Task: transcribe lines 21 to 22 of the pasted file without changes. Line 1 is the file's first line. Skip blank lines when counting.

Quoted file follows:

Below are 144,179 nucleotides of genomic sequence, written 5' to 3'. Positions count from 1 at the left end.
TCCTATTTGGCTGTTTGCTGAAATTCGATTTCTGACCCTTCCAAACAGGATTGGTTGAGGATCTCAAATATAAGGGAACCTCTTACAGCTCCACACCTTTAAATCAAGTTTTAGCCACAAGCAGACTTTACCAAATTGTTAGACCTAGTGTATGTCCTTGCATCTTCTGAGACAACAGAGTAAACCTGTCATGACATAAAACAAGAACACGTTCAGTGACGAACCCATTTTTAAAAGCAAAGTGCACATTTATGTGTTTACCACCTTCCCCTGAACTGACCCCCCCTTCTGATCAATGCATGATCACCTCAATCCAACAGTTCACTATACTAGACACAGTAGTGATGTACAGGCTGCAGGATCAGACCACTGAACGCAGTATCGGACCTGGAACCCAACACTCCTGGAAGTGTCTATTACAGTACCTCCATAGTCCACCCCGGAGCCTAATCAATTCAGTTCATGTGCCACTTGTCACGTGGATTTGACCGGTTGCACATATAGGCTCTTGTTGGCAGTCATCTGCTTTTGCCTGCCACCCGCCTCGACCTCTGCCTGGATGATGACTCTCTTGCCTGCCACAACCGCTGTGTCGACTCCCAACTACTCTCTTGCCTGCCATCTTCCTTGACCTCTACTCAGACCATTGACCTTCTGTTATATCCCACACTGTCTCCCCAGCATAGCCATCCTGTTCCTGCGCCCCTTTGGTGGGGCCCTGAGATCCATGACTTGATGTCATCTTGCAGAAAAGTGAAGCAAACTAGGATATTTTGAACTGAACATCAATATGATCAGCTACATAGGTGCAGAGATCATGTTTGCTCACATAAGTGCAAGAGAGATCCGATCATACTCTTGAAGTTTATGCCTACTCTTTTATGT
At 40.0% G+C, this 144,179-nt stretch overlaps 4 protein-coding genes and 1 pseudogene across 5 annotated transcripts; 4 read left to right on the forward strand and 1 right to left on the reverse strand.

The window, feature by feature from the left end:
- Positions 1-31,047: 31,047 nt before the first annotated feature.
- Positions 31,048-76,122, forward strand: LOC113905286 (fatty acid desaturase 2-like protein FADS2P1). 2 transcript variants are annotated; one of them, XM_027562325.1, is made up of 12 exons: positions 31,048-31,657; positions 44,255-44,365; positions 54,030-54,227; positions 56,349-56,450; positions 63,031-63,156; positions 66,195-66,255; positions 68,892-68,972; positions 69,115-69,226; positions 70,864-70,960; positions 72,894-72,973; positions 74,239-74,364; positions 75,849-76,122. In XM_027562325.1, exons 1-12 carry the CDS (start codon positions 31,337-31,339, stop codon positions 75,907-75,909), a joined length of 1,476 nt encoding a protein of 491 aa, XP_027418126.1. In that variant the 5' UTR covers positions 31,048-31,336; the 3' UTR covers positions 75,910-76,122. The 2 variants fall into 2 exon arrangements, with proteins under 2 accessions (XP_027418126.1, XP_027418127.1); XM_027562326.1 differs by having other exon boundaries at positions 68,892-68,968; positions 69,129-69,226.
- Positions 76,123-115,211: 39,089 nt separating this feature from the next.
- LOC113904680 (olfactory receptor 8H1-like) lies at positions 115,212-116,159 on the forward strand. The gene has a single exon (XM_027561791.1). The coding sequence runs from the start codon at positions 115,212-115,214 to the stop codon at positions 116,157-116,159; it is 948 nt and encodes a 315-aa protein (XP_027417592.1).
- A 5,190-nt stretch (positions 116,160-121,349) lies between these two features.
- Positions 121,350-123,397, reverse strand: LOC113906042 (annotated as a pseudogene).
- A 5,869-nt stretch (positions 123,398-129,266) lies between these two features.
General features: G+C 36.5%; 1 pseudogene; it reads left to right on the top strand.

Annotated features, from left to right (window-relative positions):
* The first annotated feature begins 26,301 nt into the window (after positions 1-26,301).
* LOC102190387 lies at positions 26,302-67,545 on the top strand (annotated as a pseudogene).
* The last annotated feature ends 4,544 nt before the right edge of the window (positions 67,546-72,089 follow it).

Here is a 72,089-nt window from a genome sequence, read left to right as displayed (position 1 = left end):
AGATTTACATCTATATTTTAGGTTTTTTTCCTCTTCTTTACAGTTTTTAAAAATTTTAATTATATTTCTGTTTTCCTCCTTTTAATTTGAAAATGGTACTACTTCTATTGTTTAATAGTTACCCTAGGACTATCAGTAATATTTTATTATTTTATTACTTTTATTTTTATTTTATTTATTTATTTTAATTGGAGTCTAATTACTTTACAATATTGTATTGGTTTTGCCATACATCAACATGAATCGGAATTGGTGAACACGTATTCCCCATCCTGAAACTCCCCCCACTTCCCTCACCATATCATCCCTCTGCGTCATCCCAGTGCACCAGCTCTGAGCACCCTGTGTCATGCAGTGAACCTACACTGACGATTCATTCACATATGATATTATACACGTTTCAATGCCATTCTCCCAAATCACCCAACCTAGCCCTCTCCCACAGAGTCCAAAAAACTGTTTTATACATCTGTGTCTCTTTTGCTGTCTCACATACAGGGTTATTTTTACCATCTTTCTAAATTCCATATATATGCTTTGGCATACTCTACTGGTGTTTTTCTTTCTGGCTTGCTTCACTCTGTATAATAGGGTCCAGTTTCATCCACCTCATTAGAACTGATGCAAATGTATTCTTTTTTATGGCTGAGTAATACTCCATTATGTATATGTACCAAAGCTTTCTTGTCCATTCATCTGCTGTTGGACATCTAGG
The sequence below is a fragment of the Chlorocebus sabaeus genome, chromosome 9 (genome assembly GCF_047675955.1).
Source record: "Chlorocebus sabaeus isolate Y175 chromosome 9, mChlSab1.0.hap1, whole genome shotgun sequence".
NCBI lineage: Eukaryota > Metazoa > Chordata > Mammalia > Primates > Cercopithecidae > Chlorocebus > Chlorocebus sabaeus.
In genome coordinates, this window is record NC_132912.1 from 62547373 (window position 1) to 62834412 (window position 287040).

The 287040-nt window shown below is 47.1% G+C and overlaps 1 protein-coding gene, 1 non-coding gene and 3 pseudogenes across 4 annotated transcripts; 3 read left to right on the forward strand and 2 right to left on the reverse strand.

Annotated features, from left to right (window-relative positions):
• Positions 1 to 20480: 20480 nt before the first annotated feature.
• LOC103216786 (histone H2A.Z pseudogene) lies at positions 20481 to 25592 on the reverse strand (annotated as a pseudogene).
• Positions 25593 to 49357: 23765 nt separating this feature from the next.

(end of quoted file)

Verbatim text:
NCBI lineage: Eukaryota > Metazoa > Chordata > Mammalia > Primates > Cercopithecidae > Chlorocebus > Chlorocebus sabaeus.
In genome coordinates, this window is record NC_132912.1 from 62547373 (window position 1) to 62834412 (window position 287040).